When I was in school, I was the “class brain.”  (sigh, I had a hard time with it, but after I became a Christian, I won people over by offering homework help for free) I even have this glow-in-the-dark rubber brain that my senior class awarded me.

But it’s not worth that much.  There are many other character attributes desirable to society aside from being smart.  As a little kid, I was a guinea pig for many of the educational theories they tried to test on me, and I survived them.  Not sure what good they got out of it.

In my adulthood, I learned to appreciate the abilities of others who may be less smart, but they have gifts — empathy, mechanic, insightful into people, technical specialties… everyone has something to give, IF they will give.

Economists have a fixation on rationality, and this article is a partial expression of that.  My answer to the article is the people are limitedly rational.  That’s vague, and won’t fit into mathematical theories, but it is accurate.  It explains why people act rationally in some situations, and why they could be more rational in other situations, assuming that economists really know what is rational.  More goods is better is not an adequate explanation of rational.

A view like mine would make it very difficult for economists to create simple mathematical models of reality.  They would rather live in their fake world, where they can publish nonsense to peers, and keep their cushy jobs.

I’ve done lots of things in my life in financial businesses.  It’s given me a chance to see a lot of different businesses from different angles.

One thing that surprised me as I learned, was how many places the US Government had lending and insurance programs.  Housing, Agriculture, Veterans, Shipping, Exports, Imports, and more.

But the worst of it was that most of it was non-economic.  I understand giving small subsidies, but not big ones.  Few programs tested the price-sensitivity of borrowers and insurance clients by raising rates until some said, “Ouch! I will do without this insurance.”  To me, not doing that is disrespectful to taxpayers, and promotes borrower dependence on the government, leading to too much debt/ cheap insurance.

Thus, I get annoyed by proposals to continue or expand government lending programs, particularly failures like Fannie Mae and Freddie Mac.  F&F created the conditions for an oversupply of housing.  My view is fold them into Ginnie Mae, and then send Ginnie Mae into runoff.  No more new loans.  Let the private banks fund new loans.  We don’t need more houses at present; past housing policy was a great big fail.  The cumulative losses of F&F prove it.

Let the FDIC raise its guarantee fee until some banks decide to do without it.  Once that starts to happen, drop it a little, and stay there.  If F&F continue to exist, let them raise their guarantee fees until lenders beging to seek other options.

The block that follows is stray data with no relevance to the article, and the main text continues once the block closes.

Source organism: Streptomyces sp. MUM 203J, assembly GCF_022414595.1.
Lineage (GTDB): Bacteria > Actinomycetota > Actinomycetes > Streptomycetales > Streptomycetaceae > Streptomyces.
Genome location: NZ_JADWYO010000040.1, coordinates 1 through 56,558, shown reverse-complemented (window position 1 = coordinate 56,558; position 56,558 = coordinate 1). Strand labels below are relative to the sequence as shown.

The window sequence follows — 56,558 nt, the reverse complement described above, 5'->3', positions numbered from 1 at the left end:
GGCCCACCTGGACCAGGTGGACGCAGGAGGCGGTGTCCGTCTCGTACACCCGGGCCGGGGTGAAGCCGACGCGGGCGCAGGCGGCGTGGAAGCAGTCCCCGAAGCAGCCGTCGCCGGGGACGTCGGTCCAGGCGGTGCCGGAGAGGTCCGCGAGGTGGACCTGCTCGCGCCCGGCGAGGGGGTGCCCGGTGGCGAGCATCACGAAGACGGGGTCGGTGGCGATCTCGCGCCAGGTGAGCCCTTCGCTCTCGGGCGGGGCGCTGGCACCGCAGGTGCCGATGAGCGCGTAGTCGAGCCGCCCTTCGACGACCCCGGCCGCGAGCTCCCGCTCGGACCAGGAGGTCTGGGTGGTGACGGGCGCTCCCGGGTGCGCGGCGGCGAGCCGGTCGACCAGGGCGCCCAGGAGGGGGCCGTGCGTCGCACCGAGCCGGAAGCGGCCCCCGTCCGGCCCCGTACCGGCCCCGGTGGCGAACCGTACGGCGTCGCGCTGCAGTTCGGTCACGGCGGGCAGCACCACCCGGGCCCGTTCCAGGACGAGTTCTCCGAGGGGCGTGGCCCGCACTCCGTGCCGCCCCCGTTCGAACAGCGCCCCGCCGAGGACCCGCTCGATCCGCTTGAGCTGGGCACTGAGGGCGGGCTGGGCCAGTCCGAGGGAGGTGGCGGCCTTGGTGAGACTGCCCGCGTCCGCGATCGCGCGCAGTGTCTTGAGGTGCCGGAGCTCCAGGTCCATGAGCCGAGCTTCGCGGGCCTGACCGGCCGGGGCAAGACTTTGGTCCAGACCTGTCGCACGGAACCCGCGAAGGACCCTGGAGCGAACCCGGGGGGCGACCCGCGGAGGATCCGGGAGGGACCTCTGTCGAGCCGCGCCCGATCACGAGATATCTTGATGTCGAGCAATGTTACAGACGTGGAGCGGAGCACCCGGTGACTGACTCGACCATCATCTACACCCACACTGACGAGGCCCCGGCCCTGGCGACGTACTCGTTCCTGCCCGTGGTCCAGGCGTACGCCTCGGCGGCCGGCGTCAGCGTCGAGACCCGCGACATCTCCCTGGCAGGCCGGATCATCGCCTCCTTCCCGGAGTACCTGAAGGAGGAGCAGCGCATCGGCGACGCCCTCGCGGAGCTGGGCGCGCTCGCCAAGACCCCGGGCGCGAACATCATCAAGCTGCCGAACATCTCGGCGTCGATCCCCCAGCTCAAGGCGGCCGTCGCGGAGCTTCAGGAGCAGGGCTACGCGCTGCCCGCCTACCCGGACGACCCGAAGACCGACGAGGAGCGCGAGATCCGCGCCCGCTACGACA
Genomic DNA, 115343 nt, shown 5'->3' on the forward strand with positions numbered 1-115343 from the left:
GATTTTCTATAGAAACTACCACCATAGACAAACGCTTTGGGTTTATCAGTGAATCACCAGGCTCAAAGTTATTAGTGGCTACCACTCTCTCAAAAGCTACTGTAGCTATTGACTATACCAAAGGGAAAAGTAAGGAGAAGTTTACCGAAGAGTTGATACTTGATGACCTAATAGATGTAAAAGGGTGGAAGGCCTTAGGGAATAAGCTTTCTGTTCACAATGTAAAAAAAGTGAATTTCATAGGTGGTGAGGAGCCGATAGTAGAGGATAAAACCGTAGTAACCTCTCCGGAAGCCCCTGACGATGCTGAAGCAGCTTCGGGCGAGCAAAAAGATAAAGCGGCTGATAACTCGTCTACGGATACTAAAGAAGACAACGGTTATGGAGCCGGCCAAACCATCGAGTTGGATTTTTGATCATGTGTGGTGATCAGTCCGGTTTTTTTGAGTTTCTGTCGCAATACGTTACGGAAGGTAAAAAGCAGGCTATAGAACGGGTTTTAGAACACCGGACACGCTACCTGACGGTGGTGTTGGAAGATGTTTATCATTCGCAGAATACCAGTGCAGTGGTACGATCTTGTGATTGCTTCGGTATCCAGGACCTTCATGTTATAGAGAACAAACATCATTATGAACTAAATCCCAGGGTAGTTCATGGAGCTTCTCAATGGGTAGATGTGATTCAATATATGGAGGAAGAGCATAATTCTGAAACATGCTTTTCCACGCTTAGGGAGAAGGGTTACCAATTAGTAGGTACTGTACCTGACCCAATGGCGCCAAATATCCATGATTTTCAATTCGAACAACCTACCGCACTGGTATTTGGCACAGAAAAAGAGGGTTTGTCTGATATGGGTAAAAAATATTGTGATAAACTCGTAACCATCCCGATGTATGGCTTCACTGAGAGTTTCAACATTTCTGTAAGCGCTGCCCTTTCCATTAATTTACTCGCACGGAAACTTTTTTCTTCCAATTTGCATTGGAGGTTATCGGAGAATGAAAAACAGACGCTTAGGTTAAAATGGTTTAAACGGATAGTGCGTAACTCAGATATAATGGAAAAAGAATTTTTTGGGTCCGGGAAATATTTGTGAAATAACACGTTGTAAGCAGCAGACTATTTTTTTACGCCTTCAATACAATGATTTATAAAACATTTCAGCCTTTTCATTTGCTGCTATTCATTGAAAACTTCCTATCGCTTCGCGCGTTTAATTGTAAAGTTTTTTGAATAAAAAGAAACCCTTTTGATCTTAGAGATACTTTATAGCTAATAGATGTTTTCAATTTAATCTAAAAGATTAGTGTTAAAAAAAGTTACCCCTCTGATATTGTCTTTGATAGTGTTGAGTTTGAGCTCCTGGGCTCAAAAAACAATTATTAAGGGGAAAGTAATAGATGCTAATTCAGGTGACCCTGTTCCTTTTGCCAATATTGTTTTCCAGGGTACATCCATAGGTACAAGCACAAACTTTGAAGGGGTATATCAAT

I would much prefer the government exit such businesses, but I am in a minority I suspect.  At a minimum, have them behave like market driven firms, or at least like profit-seeking monopolists.

I write this because I don’t believe that borrowers or insureds deserve to be subsidized by our government.  Subsidizing businessmen has a bad smell.  If they can’t make it on their own, they don’t deserve to make it.

When I worked at a life insurer that was in the pension business, we would sometimes get asked to quote on business where termination of the existing plan would result in a surrender charge.  Now no plan sponsor would ever want to deliver a loss to participants — the effect on morale would be huge, so they would approach companies like ours and say something to the effect of, “If you pay our surrender charge off, we will invest with you.”

Not the happiest way to get business, but we reckoned that the fault was on the side of those that accepted the surrender charges in the first place.  We never did surrender charges on new business, but in order to get plan sponsors out of underperforming money managers, we would offer to pay off the surrender charge, at a price of a higher management fee plus a surrender charge.  We didn’t charge anything extra; we left our profit margin the same as with new clients.  We offered plan sponsors longer and shorter surrender charges, with correspondingly lower and higher annual fees.

As my friend Roy said, “We’re the good guys.  We’re out to save the world for 0.25% on assets plus postage and handling.”  But being “good guys” we helped hide the stupidities of plan sponsors, and to some degree, the cupidity of some mutual fund purveyors.

It also taught me a lesson.  When fees are deducted daily, no one notices.

You have read articles about how high mutual fund fees are, and you wonder why people buy them.  They buy them because they don’t look at the fees, and the fees get taken out quietly, night-by-night, imperceptibly.  They might also earn money from securities lending and soft dollar commission arrangements as well.  Their investors might reimburse some expenses also.

Now as for me, my business has just one source of revenue, my management fee as a percentage of assets.  I receive nothing else, and pay all expenses out of those fees.  It comes out once per quarter.  Savvy investors ask for direct billing, which I happily do, rather than deduction from the assets.

But it makes my cost to them very visible.  I am happy to live with that; I hope they are as well.

For those who use mutual funds, I suggest that you review the fees that you are paying. For those with 401(k) and similar plans, I suggest you look at the form 5500 documents behind your plan to see what you are implicitly paying.

Be aware.  In investments, charging through modest changes in the net asset value is the way most fees get siphoned off.  Big firms don’t like to talk about this, because it is their lifeblood.  You are your own best guardian, so review the fees of the firms that you entrust to invest your money.